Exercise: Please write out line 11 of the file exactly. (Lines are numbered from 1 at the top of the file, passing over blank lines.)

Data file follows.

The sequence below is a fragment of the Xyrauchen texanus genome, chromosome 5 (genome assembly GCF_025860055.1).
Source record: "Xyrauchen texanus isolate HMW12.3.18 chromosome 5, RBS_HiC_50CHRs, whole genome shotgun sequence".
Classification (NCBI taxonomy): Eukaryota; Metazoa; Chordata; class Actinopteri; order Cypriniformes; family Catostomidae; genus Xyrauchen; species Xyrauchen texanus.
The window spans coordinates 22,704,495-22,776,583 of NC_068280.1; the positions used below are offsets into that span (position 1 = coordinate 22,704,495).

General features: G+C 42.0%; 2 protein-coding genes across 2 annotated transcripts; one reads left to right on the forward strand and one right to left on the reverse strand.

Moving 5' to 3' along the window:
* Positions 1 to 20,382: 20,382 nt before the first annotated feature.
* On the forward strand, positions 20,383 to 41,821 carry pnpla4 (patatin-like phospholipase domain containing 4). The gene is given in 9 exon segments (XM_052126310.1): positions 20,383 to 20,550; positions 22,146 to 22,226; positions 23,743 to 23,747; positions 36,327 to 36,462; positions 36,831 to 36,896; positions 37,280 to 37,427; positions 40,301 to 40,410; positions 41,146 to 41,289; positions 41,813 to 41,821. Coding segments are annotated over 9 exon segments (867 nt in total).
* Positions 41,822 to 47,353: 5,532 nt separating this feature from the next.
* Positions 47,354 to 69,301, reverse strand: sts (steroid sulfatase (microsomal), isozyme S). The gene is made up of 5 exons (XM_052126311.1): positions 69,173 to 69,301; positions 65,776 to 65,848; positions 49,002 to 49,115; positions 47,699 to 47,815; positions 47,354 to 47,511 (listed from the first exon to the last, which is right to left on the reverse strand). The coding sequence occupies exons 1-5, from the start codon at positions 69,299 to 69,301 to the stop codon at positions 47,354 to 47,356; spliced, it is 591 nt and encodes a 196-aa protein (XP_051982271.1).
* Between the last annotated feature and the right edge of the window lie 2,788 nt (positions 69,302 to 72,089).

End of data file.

* Between the last annotated feature and the right edge of the window lie 2,788 nt (positions 69,302 to 72,089).